MS 442 Carroll Gardens School for Innovation
Children who are disabled and those who are not study together
Some disabled children need a smaller class
MS 442 Carroll Gardens School for Innovation [until 2012 known as New Horizons Middle School] has strong leadership, a cohesive staff and a carefully thought-out plan to integrate children with disabilities in general education classes. Almost every class has two teachers, certified in both special education and their subject area. Principal Deanna Sinito takes particular care in pairing teachers who work well together. [Sinito left the school in August, 2015 to take a position with the central Department of Education. Her successor, Noreen Mills, has worked at the school since it opened in 1998, according to Chalkbeat NY.] There is a nice rapport between the administration and the faculty, and both the children and the teachers seem happy to be here. Children were planting a rooftop garden the day of our visita project that combined science and fun. Transitions between classes were smooth, and children were mostly engaged.
Sharing a building with PS 32, MS 442 has cheerful and well-equipped classrooms with children's artwork decorating the walls. Many of the students have poor academic skills, but teachers pride themselves on moving kids from the lowest levels on standardized tests to the middle of the pack. Children have instruction in small groups for one period before lunch four days a week to improve their skills.
More than 40 percent of the students receive special education services. Teachers work to provide support for the children who need extra help while offering challenges to those at the top. For example, in an English class, a very able child might read The Scarlet Letter or The Catcher in the Rye, while one who is struggling might read a graphic novel with just a few words on the page.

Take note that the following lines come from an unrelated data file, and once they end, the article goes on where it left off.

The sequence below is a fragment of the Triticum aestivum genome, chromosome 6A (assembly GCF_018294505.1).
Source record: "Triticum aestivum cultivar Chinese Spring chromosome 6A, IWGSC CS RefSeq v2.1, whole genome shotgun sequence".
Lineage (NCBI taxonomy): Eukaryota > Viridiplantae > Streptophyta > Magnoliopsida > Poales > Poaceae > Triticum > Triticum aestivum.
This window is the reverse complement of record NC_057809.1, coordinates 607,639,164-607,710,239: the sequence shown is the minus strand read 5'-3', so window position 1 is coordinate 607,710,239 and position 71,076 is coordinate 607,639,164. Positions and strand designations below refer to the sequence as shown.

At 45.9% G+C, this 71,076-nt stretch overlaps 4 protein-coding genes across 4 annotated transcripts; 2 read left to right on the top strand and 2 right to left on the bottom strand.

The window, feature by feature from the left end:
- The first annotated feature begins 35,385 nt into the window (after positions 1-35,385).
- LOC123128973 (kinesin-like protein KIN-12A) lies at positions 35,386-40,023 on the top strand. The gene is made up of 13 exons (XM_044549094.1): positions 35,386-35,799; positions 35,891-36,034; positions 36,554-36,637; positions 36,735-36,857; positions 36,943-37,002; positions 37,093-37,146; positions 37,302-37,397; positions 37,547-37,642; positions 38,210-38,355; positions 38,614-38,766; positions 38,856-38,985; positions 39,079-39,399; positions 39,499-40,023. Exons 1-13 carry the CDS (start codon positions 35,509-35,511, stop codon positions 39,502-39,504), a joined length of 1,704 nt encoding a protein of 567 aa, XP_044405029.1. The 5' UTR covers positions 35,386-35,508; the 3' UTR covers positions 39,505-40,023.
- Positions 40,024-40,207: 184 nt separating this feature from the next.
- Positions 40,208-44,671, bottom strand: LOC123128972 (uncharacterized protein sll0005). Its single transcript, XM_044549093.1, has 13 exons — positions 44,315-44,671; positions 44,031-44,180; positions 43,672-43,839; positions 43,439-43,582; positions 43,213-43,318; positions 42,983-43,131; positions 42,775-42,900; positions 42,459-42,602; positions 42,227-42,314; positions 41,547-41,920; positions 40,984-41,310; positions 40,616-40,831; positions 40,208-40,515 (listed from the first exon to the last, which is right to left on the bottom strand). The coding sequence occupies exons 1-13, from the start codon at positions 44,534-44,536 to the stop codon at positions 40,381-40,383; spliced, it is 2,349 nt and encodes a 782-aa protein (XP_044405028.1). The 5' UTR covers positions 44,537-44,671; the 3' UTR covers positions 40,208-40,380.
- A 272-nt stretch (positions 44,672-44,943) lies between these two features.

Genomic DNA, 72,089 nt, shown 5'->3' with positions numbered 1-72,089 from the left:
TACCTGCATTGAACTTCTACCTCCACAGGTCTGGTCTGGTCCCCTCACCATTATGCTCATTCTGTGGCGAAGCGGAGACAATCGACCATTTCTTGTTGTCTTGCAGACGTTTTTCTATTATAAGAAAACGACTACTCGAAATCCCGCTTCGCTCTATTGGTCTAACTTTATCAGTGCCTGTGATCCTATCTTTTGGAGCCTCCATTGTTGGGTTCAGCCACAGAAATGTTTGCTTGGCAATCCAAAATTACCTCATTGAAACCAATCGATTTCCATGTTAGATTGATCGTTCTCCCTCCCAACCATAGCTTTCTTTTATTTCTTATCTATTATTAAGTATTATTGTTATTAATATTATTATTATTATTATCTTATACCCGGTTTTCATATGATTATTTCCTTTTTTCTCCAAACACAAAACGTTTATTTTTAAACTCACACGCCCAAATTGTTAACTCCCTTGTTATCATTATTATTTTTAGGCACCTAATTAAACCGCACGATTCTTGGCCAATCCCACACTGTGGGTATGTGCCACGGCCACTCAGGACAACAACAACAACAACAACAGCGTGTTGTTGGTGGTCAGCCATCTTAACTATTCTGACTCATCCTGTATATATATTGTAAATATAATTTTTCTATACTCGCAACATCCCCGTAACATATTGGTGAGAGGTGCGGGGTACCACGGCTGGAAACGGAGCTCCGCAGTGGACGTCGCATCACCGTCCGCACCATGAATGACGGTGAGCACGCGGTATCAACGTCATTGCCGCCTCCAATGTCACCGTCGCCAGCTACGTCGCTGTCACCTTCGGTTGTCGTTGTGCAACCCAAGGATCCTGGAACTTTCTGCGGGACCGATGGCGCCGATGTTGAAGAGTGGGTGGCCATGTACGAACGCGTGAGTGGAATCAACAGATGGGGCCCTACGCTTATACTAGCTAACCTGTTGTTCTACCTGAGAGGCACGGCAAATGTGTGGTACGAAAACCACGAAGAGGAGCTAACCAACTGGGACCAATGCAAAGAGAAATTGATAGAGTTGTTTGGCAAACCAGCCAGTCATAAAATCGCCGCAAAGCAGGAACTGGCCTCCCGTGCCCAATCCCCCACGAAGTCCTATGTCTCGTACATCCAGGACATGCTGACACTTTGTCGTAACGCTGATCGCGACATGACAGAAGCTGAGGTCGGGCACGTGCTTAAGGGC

Teachers have plenty of time to plan lessons together and to visit one another's classes. Sinito encourages teachers to think of their school as an intellectual community in which both children and adults are constantly learning. Most schools post student work on the walls; MS 442 also posts teachers' advice to one another about strategies for improving instruction. "Teachers are really learning from each other," the principal said.
Graduates go on to Sunset Park High School, High School of Telecommunication Arts and Technology, Williamsburg High School of Architecture and Design, and Urban Assembly Institute of Math and Science for Young Women, among other schools.
Special education: Almost every class is a collaborative team teaching class (CTT) with two teachers. This school also hosts an ASD Nest Program for children with autism spectrum disorders (ASDs). Students with ASD learn in a classroom alongside typically developing children, taught by two teachers who have been trained in the programs specialized curriculum and teaching strategies.
English language learners: The school has more than a dozen English language learners.
Admissions: District 15. (Clara Hemphill, May 2011; updated with information about the Nest Program by Pauline Zaldonis, August 2013; update principal 2015)